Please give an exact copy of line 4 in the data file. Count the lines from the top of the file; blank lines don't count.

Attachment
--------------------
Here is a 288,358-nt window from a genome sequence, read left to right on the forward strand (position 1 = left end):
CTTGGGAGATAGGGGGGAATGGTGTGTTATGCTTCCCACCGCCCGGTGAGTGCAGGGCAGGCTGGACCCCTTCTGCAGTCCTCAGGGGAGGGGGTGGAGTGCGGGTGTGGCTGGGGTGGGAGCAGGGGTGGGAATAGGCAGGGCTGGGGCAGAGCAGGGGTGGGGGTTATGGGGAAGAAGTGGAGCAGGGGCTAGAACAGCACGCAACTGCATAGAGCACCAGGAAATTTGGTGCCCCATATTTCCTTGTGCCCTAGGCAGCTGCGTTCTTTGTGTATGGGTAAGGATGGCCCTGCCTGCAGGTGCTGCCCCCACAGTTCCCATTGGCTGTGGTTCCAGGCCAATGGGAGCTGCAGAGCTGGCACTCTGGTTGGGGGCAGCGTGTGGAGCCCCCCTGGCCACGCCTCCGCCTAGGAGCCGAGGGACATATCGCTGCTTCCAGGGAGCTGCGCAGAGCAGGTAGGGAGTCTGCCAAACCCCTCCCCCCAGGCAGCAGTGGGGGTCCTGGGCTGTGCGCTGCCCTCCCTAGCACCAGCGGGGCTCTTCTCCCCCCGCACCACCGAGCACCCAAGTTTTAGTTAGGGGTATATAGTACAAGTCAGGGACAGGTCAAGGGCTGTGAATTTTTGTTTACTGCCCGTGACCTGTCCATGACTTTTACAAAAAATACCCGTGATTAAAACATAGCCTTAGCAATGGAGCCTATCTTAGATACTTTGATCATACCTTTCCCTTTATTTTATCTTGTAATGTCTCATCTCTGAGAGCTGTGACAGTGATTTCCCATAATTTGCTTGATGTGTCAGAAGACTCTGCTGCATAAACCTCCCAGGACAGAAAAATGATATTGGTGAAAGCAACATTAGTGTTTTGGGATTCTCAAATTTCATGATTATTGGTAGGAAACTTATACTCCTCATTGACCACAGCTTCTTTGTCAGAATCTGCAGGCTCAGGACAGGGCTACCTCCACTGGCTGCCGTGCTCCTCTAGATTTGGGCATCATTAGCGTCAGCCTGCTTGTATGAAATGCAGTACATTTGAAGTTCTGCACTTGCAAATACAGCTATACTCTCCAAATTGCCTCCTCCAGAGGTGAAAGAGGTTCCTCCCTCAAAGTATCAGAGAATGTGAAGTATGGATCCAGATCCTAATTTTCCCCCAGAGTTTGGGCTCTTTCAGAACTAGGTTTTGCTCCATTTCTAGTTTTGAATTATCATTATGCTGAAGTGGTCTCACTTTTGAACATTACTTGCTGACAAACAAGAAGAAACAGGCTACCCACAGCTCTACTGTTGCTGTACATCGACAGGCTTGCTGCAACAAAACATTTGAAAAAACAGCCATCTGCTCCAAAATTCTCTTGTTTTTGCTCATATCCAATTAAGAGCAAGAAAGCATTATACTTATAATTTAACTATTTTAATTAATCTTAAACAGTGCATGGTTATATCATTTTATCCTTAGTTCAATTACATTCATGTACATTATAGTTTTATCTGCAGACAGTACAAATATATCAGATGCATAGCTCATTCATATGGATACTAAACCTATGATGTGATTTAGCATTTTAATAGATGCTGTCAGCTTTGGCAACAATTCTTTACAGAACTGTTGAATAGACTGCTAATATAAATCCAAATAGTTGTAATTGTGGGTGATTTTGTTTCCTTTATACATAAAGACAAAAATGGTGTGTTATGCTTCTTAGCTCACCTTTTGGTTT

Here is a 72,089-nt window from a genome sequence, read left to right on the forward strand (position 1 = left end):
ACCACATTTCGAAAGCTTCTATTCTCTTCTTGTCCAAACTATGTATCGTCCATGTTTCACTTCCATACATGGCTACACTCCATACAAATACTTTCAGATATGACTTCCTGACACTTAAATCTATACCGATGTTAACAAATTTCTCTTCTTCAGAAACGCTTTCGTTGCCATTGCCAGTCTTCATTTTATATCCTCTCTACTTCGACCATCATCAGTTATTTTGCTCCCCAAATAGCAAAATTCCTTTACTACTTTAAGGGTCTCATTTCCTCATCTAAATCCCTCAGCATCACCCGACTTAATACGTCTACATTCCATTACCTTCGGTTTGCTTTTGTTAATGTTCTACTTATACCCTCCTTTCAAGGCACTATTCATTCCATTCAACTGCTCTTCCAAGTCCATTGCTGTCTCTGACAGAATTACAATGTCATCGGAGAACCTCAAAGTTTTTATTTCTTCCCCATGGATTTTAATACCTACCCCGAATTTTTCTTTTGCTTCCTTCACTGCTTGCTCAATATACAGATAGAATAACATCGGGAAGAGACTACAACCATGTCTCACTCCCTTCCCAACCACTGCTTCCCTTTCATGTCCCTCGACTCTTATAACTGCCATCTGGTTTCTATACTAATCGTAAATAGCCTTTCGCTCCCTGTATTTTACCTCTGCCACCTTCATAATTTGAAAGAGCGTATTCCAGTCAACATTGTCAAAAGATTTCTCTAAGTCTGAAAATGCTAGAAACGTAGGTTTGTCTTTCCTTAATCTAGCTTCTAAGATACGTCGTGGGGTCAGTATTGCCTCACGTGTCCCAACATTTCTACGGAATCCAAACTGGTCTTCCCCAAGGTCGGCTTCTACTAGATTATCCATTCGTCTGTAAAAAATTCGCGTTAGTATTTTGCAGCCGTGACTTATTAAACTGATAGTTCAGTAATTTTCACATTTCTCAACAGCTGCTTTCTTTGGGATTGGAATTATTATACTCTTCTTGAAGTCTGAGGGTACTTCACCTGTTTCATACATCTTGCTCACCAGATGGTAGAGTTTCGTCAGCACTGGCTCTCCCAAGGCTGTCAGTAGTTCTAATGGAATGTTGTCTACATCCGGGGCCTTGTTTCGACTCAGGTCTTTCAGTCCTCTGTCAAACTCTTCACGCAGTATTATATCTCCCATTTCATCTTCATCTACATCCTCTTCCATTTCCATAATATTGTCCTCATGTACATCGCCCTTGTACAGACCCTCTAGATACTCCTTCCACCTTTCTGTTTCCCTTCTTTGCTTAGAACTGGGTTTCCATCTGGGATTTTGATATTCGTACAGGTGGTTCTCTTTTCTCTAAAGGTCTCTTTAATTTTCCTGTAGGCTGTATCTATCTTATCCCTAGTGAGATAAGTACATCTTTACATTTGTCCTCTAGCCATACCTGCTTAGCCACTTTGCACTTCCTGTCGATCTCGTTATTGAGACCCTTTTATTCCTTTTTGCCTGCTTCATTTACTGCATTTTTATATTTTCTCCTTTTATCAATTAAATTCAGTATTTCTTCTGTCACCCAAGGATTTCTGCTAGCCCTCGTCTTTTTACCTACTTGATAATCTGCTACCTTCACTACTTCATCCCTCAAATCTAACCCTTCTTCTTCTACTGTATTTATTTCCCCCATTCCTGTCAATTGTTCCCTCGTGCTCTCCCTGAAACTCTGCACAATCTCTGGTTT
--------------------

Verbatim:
ACCACATTTCGAAAGCTTCTATTCTCTTCTTGTCCAAACTATGTATCGTCCATGTTTCACTTCCATACATGGCTACACTCCATACAAATACTTTCAGATATGACTTCCTGACACTTAAATCTATACCGATGTTAACAAATTTCTCTTCTTCAGAAACGCTTTCGTTGCCATTGCCAGTCTTCATTTTATATCCTCTCTACTTCGACCATCATCAGTTATTTTGCTCCCCAAATAGCAAAATTCCTTTACTACTTTAAGGGTCTCATTTCCTCATCTAAATCCCTCAGCATCACCCGACTTAATACGTCTACATTCCATTACCTTCGGTTTGCTTTTGTTAATGTTCTACTTATACCCTCCTTTCAAGGCACTATTCATTCCATTCAACTGCTCTTCCAAGTCCATTGCTGTCTCTGACAGAATTACAATGTCATCGGAGAACCTCAAAGTTTTTATTTCTTCCCCATGGATTTTAATACCTACCCCGAATTTTTCTTTTGCTTCCTTCACTGCTTGCTCAATATACAGATAGAATAACATCGGGAAGAGACTACAACCATGTCTCACTCCCTTCCCAACCACTGCTTCCCTTTCATGTCCCTCGACTCTTATAACTGCCATCTGGTTTCTATACTAATCGTAAATAGCCTTTCGCTCCCTGTATTTTACCTCTGCCACCTTCATAATTTGAAAGAGCGTATTCCAGTCAACATTGTCAAAAGATTTCTCTAAGTCTGAAAATGCTAGAAACGTAGGTTTGTCTTTCCTTAATCTAGCTTCTAAGATACGTCGTGGGGTCAGTATTGCCTCACGTGTCCCAACATTTCTACGGAATCCAAACTGGTCTTCCCCAAGGTCGGCTTCTACTAGATTATCCATTCGTCTGTAAAAAATTCGCGTTAGTATTTTGCAGCCGTGACTTATTAAACTGATAGTTCAGTAATTTTCACATTTCTCAACAGCTGCTTTCTTTGGGATTGGAATTATTATACTCTTCTTGAAGTCTGAGGGTACTTCACCTGTTTCATACATCTTGCTCACCAGATGGTAGAGTTTCGTCAGCACTGGCTCTCCCAAGGCTGTCAGTAGTTCTAATGGAATGTTGTCTACATCCGGGGCCTTGTTTCGACTCAGGTCTTTCAGTCCTCTGTCAAACTCTTCACGCAGTATTATATCTCCCATTTCATCTTCATCTACATCCTCTTCCATTTCCATAATATTGTCCTCATGTACATCGCCCTTGTACAGACCCTCTAGATACTCCTTCCACCTTTCTGTTTCCCTTCTTTGCTTAGAACTGGGTTTCCATCTGGGATTTTGATATTCGTACAGGTGGTTCTCTTTTCTCTAAAGGTCTCTTTAATTTTCCTGTAGGCTGTATCTATCTTATCCCTAGTGAGATAAGTACATCTTTACATTTGTCCTCTAGCCATACCTGCTTAGCCACTTTGCACTTCCTGTCGATCTCGTTATTGAGACCCTTTTATTCCTTTTTGCCTGCTTCATTTACTGCATTTTTATATTTTCTCCTTTTATCAATTAAATTCAGTATTTCTTCTGTCACCCAAGGATTTCTGCTAGCCCTCGTCTTTTTACCTACTTGATAATCTGCTACCTTCACTACTTCATCCCTCAAATCTAACCCTTCTTCTTCTACTGTATTTATTTCCCCCATTCCTGTCAATTGTTCCCTCGTGCTCTCCCTGAAACTCTGCACAATCTCTGGTTT